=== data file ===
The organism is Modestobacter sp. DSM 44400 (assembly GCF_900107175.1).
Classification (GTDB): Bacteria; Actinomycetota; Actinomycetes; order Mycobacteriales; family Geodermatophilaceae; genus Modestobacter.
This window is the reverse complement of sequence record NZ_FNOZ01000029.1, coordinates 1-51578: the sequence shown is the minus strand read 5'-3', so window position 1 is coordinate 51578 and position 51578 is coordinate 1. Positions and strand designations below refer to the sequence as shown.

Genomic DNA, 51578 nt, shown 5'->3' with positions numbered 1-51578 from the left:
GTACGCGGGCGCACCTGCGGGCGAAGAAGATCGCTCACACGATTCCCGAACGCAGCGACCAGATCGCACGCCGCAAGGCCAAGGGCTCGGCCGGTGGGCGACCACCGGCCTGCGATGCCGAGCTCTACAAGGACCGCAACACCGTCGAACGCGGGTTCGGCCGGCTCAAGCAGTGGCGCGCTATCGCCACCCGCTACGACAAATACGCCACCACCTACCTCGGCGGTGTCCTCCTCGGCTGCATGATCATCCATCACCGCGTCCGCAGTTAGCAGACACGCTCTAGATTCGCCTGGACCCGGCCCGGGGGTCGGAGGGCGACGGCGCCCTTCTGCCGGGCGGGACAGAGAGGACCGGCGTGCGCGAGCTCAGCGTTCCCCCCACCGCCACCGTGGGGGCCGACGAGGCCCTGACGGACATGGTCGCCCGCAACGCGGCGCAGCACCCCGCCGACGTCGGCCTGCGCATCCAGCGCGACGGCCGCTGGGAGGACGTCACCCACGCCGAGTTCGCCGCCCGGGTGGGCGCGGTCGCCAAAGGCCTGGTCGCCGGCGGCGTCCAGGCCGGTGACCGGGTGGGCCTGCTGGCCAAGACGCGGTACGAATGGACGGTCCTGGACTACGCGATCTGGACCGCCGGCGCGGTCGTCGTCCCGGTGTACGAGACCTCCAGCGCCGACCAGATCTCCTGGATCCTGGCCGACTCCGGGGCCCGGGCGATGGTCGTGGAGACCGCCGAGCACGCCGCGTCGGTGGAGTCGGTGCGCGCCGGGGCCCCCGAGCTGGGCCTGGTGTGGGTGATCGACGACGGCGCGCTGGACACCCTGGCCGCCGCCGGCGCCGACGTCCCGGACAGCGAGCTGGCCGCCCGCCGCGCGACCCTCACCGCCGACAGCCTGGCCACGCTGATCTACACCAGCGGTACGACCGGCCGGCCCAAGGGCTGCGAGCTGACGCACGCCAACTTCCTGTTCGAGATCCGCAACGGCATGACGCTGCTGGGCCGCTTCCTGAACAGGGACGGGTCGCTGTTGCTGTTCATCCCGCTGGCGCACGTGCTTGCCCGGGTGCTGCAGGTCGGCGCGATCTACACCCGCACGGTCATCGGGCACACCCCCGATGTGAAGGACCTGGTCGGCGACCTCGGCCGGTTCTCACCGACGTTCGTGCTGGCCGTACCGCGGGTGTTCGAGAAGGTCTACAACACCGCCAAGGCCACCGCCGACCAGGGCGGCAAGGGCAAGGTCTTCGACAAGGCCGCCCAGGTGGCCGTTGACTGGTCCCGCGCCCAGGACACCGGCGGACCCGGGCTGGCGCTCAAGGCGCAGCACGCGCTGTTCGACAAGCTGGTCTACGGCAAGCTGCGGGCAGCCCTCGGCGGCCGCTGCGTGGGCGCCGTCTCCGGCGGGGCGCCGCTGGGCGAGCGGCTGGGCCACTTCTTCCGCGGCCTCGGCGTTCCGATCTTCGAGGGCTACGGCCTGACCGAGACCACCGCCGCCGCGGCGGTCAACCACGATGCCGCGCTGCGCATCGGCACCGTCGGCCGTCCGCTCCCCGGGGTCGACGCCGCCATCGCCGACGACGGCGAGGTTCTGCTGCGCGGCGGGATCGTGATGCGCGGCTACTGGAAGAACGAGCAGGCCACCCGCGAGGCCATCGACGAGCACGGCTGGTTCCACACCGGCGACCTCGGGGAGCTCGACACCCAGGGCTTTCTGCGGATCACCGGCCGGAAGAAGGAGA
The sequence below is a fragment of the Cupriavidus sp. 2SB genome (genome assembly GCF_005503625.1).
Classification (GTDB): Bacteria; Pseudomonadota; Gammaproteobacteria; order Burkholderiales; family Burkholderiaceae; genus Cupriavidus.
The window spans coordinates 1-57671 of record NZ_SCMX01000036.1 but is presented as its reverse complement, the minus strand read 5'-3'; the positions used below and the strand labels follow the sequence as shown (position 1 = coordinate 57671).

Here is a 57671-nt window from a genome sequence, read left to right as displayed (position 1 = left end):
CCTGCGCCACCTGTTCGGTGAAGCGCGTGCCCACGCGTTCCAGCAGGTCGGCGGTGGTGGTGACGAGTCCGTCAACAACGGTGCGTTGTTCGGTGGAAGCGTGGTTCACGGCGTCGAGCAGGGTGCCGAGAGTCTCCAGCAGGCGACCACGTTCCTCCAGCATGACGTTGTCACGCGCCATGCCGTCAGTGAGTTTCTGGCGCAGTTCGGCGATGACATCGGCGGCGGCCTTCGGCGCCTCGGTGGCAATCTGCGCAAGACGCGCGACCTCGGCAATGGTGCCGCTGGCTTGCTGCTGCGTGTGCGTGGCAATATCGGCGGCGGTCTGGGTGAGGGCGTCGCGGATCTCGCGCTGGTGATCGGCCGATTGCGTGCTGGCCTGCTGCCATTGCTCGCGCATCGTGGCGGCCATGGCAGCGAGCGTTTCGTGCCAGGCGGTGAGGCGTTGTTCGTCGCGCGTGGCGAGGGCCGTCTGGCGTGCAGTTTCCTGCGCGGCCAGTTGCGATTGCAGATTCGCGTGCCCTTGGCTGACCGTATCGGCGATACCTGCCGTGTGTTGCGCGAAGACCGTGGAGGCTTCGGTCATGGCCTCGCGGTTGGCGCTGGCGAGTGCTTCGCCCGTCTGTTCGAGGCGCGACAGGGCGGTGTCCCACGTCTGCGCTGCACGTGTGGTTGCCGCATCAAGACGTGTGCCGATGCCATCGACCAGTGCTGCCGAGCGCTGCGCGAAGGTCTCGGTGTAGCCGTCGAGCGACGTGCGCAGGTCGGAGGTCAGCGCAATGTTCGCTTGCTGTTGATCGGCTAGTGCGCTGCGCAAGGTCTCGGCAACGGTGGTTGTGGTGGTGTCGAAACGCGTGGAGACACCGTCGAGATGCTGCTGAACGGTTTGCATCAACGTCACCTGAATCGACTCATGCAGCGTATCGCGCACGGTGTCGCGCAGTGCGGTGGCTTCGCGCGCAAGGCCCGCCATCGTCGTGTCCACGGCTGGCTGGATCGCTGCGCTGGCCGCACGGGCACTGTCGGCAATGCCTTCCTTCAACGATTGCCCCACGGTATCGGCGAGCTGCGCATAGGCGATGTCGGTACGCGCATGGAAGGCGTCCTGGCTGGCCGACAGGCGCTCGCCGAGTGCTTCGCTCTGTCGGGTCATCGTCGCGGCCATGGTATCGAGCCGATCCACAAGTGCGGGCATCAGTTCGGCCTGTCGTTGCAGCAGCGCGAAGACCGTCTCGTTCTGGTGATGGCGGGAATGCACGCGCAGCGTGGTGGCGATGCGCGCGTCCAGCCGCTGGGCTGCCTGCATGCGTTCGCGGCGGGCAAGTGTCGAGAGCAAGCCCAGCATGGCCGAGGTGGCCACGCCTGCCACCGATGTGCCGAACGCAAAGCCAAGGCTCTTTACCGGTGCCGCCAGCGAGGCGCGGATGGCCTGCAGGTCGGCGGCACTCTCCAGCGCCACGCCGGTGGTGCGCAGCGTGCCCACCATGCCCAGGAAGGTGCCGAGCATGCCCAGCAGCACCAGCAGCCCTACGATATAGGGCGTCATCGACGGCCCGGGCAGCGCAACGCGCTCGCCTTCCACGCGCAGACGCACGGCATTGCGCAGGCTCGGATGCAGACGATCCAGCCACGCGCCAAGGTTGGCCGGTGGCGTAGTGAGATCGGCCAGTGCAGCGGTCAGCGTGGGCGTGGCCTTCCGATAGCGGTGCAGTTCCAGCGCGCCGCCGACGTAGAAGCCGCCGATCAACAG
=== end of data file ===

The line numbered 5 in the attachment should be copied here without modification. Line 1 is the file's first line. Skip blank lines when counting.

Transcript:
GTACGCGGGCGCACCTGCGGGCGAAGAAGATCGCTCACACGATTCCCGAACGCAGCGACCAGATCGCACGCCGCAAGGCCAAGGGCTCGGCCGGTGGGCGACCACCGGCCTGCGATGCCGAGCTCTACAAGGACCGCAACACCGTCGAACGCGGGTTCGGCCGGCTCAAGCAGTGGCGCGCTATCGCCACCCGCTACGACAAATACGCCACCACCTACCTCGGCGGTGTCCTCCTCGGCTGCATGATCATCCATCACCGCGTCCGCAGTTAGCAGACACGCTCTAGATTCGCCTGGACCCGGCCCGGGGGTCGGAGGGCGACGGCGCCCTTCTGCCGGGCGGGACAGAGAGGACCGGCGTGCGCGAGCTCAGCGTTCCCCCCACCGCCACCGTGGGGGCCGACGAGGCCCTGACGGACATGGTCGCCCGCAACGCGGCGCAGCACCCCGCCGACGTCGGCCTGCGCATCCAGCGCGACGGCCGCTGGGAGGACGTCACCCACGCCGAGTTCGCCGCCCGGGTGGGCGCGGTCGCCAAAGGCCTGGTCGCCGGCGGCGTCCAGGCCGGTGACCGGGTGGGCCTGCTGGCCAAGACGCGGTACGAATGGACGGTCCTGGACTACGCGATCTGGACCGCCGGCGCGGTCGTCGTCCCGGTGTACGAGACCTCCAGCGCCGACCAGATCTCCTGGATCCTGGCCGACTCCGGGGCCCGGGCGATGGTCGTGGAGACCGCCGAGCACGCCGCGTCGGTGGAGTCGGTGCGCGCCGGGGCCCCCGAGCTGGGCCTGGTGTGGGTGATCGACGACGGCGCGCTGGACACCCTGGCCGCCGCCGGCGCCGACGTCCCGGACAGCGAGCTGGCCGCCCGCCGCGCGACCCTCACCGCCGACAGCCTGGCCACGCTGATCTACACCAGCGGTACGACCGGCCGGCCCAAGGGCTGCGAGCTGACGCACGCCAACTTCCTGTTCGAGATCCGCAACGGCATGACGCTGCTGGGCCGCTTCCTGAACAGGGACGGGTCGCTGTTGCTGTTCATCCCGCTGGCGCACGTGCTTGCCCGGGTGCTGCAGGTCGGCGCGATCTACACCCGCACGGTCATCGGGCACACCCCCGATGTGAAGGACCTGGTCGGCGACCTCGGCCGGTTCTCACCGACGTTCGTGCTGGCCGTACCGCGGGTGTTCGAGAAGGTCTACAACACCGCCAAGGCCACCGCCGACCAGGGCGGCAAGGGCAAGGTCTTCGACAAGGCCGCCCAGGTGGCCGTTGACTGGTCCCGCGCCCAGGACACCGGCGGACCCGGGCTGGCGCTCAAGGCGCAGCACGCGCTGTTCGACAAGCTGGTCTACGGCAAGCTGCGGGCAGCCCTCGGCGGCCGCTGCGTGGGCGCCGTCTCCGGCGGGGCGCCGCTGGGCGAGCGGCTGGGCCACTTCTTCCGCGGCCTCGGCGTTCCGATCTTCGAGGGCTACGGCCTGACCGAGACCACCGCCGCCGCGGCGGTCAACCACGATGCCGCGCTGCGCATCGGCACCGTCGGCCGTCCGCTCCCCGGGGTCGACGCCGCCATCGCCGACGACGGCGAGGTTCTGCTGCGCGGCGGGATCGTGATGCGCGGCTACTGGAAGAACGAGCAGGCCACCCGCGAGGCCATCGACGAGCACGGCTGGTTCCACACCGGCGACCTCGGGGAGCTCGACACCCAGGGCTTTCTGCGGATCACCGGCCGGAAGAAGGAGA